Menu JTA Search

NLRB Issues Unfair Labor Practice Complaint Against Jewish Day School

SIGN UP FOR THE JTA DAILY BRIEFING

The attorney for the Brandeis Teachers Association (BTA), which has been on strike since last September 15 against a Long Island Conservative Jewish day school, said today that the National Labor Relations Board, in issuing an unfair labor practice complaint against the Brandeis School, had rejected the school board’s contention that, as a religious institution, the 417-student, day elementary-high school is exempt from NLRB jurisdiction.

Joseph Rosenthal told the Jewish Telegraphic Agency that, in issuing notice of a formal hearing on the labor dispute, scheduled for October 4, the NLRB indicated that it did have jurisdiction. This may be one of the first times that the NLRB has issued an unfair labor practice complaint against a Jewish day school.

In the hearing notice, the NLRB noted that the school was involved in the course of its operations, in interstate commerce, and was "an employer engaged in commerce within the meaning" of the National Labor Relations Act. The school is in Lawrence, N.Y.

Under terms of the complaint, both the union and the school board were invited to seek a voluntary settlement of the dispute. Rosenthal told the JTA that the board had remained adamant in its refusal to resume negotiations with the BTA.

FACTORS IN THE STRIKE

Raphael Ellenbogen, the Brandeis School executive director, said the principal difference was money, adding that the school board offered an 8.5 percent pay increase for the first year of a new contract and 8 percent in the second year, with pension increases. The BTA asked for a 13 percent increased in a one-year agreement.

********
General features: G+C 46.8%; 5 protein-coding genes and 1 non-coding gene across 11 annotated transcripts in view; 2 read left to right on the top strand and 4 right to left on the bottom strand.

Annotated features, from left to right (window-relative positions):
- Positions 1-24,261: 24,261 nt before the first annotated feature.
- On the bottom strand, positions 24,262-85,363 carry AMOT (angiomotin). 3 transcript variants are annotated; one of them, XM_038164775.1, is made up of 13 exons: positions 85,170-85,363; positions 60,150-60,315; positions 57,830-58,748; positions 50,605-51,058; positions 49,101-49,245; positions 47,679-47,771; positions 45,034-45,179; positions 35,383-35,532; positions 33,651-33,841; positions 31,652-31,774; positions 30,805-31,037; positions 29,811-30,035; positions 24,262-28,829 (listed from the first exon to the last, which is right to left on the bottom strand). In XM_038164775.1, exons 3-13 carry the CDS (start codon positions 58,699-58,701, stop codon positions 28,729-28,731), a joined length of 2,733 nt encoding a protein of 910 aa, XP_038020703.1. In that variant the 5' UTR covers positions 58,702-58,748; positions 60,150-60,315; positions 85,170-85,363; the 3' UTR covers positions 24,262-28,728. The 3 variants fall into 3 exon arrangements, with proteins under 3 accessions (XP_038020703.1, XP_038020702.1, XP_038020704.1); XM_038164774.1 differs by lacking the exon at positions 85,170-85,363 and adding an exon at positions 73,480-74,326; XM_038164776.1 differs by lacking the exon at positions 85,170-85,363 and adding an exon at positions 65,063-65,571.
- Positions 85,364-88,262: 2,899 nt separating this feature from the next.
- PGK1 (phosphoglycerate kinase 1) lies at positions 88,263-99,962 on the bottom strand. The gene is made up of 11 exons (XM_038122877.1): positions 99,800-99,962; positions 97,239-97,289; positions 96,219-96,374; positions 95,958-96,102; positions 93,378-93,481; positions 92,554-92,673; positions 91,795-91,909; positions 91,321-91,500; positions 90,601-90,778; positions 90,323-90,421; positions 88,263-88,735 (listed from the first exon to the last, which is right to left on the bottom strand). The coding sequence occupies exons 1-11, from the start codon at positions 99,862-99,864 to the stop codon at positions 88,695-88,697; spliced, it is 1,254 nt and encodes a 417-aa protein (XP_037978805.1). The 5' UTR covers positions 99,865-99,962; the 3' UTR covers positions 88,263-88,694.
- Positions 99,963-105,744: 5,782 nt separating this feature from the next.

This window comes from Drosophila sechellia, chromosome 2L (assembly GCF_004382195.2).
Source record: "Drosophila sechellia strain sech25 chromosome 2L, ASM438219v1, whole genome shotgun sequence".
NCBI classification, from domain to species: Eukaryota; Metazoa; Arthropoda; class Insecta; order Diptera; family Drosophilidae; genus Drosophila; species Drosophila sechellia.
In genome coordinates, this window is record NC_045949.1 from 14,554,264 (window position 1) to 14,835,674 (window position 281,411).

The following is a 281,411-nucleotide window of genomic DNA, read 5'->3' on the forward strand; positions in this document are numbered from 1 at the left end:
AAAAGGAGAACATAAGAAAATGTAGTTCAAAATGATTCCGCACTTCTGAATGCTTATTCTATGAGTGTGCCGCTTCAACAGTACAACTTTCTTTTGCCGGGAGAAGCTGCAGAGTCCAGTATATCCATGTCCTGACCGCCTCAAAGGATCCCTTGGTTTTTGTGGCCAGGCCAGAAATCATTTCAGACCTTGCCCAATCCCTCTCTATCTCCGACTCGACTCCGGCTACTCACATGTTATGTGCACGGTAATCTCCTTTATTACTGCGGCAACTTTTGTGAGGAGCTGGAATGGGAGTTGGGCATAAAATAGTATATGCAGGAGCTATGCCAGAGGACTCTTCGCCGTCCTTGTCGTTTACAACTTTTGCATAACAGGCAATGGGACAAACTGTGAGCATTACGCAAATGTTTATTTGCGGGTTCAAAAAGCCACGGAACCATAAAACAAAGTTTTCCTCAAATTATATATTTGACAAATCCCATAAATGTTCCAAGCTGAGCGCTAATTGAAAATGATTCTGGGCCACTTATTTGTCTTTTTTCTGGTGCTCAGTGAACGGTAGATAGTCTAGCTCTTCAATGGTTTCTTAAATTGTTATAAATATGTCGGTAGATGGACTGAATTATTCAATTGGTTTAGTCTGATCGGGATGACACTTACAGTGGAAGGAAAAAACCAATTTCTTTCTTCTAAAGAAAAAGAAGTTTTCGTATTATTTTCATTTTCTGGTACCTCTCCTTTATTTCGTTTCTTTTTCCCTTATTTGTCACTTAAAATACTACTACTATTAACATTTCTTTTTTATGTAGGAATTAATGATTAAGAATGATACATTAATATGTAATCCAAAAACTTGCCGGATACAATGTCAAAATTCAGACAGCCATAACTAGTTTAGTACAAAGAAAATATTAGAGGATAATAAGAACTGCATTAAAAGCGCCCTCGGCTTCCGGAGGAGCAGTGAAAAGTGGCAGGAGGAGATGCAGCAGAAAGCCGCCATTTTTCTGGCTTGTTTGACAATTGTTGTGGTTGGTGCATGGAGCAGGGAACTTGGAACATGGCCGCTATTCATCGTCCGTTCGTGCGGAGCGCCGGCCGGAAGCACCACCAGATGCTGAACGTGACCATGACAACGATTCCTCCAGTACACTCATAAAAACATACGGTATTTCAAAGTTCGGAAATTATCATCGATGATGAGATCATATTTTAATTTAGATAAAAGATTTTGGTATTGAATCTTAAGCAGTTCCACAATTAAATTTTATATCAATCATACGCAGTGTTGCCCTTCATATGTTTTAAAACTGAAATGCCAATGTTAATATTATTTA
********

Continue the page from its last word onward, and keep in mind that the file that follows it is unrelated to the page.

Ellenbogen said the principal factor was money but Ronald Nanulin, BTA president, said that under terms of the contract offered by the school board, most full-time teachers would be dropped to part-time status, lose tenure and benefits, be barred from union membership and subject to immediate dismissal.

Ellenbogen denied the board was engaged in "union-busting" but said Brandeis, as a private school, could not afford the salary increases sought by the union. He said when the deadline passed, "we had to have teachers" and the board hired 22 teachers to replace the secular teachers who had walked out, along with 22 Hebrew teachers.

ELEMENTS IN THE NLRB COMPLAINT

According to the NLRB complaint, the union accused the board of by-passing the union to bargain with the Hebrew teachers "to induce them to abandon the strike activities and return to work." The Hebrew teachers did return to work.

The NLRB complaint added that board members promised those teachers "wage increases and other benefits in excess of those it had offered to the union during the negotiations" which failed to bring about a new contract and led to the walkout.

A BTA spokesman said the union hoped that the hearing could result in an order to the school to reinstate the striking teachers and pay them back wages. The school is a member of the Solomon Schechter Day School Association.

NEXT STORY